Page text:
While the Biden administration has committed a geopolitical disaster, Russia under Vladimir Putin is playing the long-cherished game of realpolitik geopolitical engagement, that is, good cop/bad cop. Zamir Kabulov, President Vladimir Putin’s special envoy to Afghanistan, said Moscow has been seeking to develop “contacts with the Taliban movement for the last seven years.” He went on to say that Russia expects the Taliban to “play a key role in Afghanistan’s future.” However, earlier we had reported how Russia is supporting its Central Asian allies to provide all possible support to the Northern Alliance. And as we speak, Russia has still not revoked the designation of the Taliban as a terrorist organisation.
While people may recognise either one of the two aspects, Russia is basically playing both good cop and bad cop with the Taliban. The way in which Russia is trying to manoeuvre through the Afghanistan question has made the Taliban really confused. Perhaps, learning from the disaster that Joe Biden made, Putin wants to continue this policy, so that the Taliban remains in an uncomfortable situation, where they know that Russia is helping the Northern Alliance via Central Asian countries, but cannot say a word against it as it may provoke Russia even more.
How Russia plays Good Cop
The statements made by the Russian special envoy to Afghanistan among other statements, give out a clear indication that Moscow is expecting the Taliban to play a key role in Afghanistan’s future. Following the Taliban’s takeover of Afghanistan, Russia has recommended western countries to not freeze the country’s gold and foreign exchange deposits overseas. Zamir Kabulov, Russia’s presidential envoy to Afghanistan, warned in an interview with the state-run Rossiya 24 channel that such a move would ultimately affect regular Afghans.
Even earlier, Dmitry Zhirnov, Russia’s envoy to Afghanistan, has stated that there is no alternative to the Taliban in Afghanistan and that any resistance to the Islamist group will collapse. “The mood in Kabul can be described as one of cautious hope,” Reuters quoted Zhirnov as saying.
These kinds of statements, when seen in isolation, paint a picture that Russia is supporting the Taliban’s takeover of Afghanistan. However, given the fact that the Taliban’s delegation to Russia received mere lip service, it knows that Russia is planning something else.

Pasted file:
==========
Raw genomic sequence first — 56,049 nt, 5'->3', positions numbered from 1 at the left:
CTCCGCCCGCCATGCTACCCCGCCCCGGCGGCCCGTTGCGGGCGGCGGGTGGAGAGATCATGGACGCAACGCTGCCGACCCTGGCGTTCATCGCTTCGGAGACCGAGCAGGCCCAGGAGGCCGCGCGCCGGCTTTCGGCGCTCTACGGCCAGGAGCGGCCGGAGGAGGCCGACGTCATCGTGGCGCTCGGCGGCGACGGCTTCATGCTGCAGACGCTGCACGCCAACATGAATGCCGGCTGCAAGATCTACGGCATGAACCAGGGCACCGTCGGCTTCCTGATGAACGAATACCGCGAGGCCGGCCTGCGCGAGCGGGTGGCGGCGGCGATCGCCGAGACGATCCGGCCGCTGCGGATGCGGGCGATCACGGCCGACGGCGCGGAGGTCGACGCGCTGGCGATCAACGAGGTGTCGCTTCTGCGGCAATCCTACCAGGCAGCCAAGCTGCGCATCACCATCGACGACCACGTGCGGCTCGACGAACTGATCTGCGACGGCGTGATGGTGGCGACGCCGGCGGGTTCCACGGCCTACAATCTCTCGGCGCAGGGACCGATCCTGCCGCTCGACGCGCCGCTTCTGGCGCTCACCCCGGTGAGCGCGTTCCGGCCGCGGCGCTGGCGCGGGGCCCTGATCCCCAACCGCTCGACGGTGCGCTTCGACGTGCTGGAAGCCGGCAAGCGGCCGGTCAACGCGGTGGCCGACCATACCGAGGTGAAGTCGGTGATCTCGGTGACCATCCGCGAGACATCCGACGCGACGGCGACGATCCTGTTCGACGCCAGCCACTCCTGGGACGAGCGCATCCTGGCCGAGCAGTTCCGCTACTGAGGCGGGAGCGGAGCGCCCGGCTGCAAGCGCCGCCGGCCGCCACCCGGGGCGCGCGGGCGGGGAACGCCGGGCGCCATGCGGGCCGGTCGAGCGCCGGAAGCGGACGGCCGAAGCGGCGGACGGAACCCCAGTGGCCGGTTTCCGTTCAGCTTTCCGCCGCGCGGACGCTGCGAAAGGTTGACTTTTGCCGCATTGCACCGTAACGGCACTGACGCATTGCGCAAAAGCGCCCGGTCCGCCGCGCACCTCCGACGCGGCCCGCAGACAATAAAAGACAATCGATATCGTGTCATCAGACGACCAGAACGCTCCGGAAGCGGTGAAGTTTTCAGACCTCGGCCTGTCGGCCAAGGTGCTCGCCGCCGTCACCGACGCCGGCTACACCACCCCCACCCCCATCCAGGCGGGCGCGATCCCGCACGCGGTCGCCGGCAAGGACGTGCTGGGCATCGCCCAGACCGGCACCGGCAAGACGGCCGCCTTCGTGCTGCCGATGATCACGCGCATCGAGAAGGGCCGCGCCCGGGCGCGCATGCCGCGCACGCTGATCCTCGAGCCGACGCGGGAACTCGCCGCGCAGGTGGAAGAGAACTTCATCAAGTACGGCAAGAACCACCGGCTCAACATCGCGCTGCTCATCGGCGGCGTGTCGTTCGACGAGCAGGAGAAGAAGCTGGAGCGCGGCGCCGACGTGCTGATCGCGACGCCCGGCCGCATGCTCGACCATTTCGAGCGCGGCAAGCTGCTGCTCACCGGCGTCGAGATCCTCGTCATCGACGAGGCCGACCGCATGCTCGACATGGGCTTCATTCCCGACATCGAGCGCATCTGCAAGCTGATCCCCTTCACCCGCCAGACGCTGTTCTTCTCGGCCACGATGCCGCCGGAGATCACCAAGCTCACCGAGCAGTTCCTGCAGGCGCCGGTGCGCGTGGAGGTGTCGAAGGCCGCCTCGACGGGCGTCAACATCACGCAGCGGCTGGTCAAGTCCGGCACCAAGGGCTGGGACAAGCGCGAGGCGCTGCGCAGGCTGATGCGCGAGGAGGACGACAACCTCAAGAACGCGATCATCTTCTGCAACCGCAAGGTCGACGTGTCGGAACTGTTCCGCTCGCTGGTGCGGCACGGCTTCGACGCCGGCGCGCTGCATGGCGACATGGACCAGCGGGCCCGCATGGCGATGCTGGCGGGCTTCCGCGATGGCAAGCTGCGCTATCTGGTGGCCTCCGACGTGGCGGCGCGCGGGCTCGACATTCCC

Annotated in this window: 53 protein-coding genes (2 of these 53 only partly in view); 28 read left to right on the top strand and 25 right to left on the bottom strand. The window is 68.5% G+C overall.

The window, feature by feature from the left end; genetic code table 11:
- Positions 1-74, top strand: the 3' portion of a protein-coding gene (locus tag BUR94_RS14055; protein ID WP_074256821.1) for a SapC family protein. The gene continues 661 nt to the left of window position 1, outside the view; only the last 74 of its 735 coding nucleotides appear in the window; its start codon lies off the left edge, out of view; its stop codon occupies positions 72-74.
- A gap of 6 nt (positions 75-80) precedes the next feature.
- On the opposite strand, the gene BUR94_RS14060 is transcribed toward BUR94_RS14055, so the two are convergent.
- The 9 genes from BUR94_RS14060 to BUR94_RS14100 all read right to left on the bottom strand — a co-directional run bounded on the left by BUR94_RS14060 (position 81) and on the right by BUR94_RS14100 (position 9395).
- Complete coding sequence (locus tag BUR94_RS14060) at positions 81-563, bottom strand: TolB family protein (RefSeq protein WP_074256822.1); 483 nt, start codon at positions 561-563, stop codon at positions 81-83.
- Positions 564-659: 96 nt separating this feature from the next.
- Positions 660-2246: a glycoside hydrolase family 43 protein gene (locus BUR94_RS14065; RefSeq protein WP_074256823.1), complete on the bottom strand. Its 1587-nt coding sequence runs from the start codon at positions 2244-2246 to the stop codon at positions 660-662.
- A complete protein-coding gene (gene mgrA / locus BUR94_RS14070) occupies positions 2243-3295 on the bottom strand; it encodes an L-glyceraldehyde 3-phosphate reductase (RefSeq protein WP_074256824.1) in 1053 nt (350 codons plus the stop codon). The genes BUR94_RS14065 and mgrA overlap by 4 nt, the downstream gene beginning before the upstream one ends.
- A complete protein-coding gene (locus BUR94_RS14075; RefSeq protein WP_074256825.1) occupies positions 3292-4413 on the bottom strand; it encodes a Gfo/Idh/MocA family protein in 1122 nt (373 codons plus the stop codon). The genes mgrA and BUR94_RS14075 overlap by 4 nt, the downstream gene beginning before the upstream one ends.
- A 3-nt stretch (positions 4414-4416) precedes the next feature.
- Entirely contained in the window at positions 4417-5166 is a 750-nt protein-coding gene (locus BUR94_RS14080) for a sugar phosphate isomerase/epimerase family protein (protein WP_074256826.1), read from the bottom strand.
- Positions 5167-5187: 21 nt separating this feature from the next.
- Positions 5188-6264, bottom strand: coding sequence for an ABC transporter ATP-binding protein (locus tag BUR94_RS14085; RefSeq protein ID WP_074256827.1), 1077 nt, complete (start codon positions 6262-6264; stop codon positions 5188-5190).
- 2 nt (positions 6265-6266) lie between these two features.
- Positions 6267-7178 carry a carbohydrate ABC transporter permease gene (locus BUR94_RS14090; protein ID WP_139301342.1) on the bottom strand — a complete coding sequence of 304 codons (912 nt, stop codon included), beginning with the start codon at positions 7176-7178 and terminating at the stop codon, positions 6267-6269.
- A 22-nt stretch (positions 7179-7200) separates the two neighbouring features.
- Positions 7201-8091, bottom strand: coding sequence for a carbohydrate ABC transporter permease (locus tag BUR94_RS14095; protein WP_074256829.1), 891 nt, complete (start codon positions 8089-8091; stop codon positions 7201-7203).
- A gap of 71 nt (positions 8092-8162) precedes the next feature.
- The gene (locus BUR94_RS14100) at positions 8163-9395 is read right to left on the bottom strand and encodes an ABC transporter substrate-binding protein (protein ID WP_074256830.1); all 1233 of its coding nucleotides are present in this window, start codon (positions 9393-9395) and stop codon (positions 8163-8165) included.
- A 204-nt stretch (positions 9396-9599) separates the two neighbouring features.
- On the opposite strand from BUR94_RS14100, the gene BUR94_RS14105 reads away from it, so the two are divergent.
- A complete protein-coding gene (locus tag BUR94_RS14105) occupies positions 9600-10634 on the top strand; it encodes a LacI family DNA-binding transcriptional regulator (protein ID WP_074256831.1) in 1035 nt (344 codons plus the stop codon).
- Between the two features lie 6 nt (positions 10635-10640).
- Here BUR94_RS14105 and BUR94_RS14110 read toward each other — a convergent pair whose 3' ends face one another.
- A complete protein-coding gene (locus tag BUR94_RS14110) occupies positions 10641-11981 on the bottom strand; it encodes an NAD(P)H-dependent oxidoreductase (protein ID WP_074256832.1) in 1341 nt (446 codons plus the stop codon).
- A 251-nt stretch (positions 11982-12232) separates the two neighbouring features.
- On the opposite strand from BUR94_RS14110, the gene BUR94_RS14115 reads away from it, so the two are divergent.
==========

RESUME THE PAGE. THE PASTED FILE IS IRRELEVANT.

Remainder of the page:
How Russia plays Bad Cop
Unlike the US, Russia refuses to remove the ‘terrorist organisation’ tag on the Taliban, Russia earlier disclosed that it received new orders for arms and helicopters from Central Asian Republics bordering Afghanistan. The announcement added up to a chronology of events since the Taliban’s takeover of Afghanistan, which suggests that Moscow is not very comfortable with the Taliban’s resurgence.
Russia is empowering ex-Soviet, Central Asian Republics which are particularly vulnerable in the context of the Taliban’s resurgence in Afghanistan. Uzbekistan, Tajikistan and Turkmenistan share borders with Afghanistan’s Northern provinces and are therefore at risk of infiltration of militants or Taliban fighters masquerading as refugees.
Russia has also been holding joint military exercises with the Central Asian Republics that share borders with Afghanistan or are otherwise at risk of being hurt by Taliban-affiliated militants. Earlier this month, Uzbekistan and Tajikistan held joint military exercises with Russia. Next month, members of the Moscow-led Collective Security Treaty Organization are scheduled to hold joint military drills in Kyrgyzstan.
Now, by supplying weapons to Central Asian countries bordering Afghanistan, Russia is only making its fight with the Taliban more explicit. Russian President Vladimir Putin himself wants to avoid a spillover of Taliban fighters posing as refugees into Russia via Central Asia.
Not only this, the allies of Russia in Central Asia are taking things into their own hands. They are not only providing continued supply to the Northern Alliance but have also made it clear that they will not recognise the Taliban. And these statements by a Russian ally mean that Russia too approves of the same.
Late last month, after the meeting between Tajik President Emomali Rahmon and Pakistan Foreign Minister Shah Mahmood Qureshi, Dushanbe made it clear that it won’t recognise any government in Afghanistan that is formed through “oppression”. In the statement, Tajikistan said, “Evidence clearly shows that the Taliban are abandoning their previous promises to form an interim government with the broad participation of other political forces in the country and are preparing to establish an Islamic emirate.”
Anyone viewing will find it difficult to understand the reason behind Russia’s good cop/bad cop policy. However, Putin has realised that the Taliban cannot be given the opportunity to threaten its borders and allies in Central Asia. And to make sure this is successful, he is trying to keep the Taliban in limbo, while supporting the anti-Taliban movement led by the Northern Alliance. This way, the Taliban will not be able to say anything against Russia, while Moscow’s objectives will be fulfilled.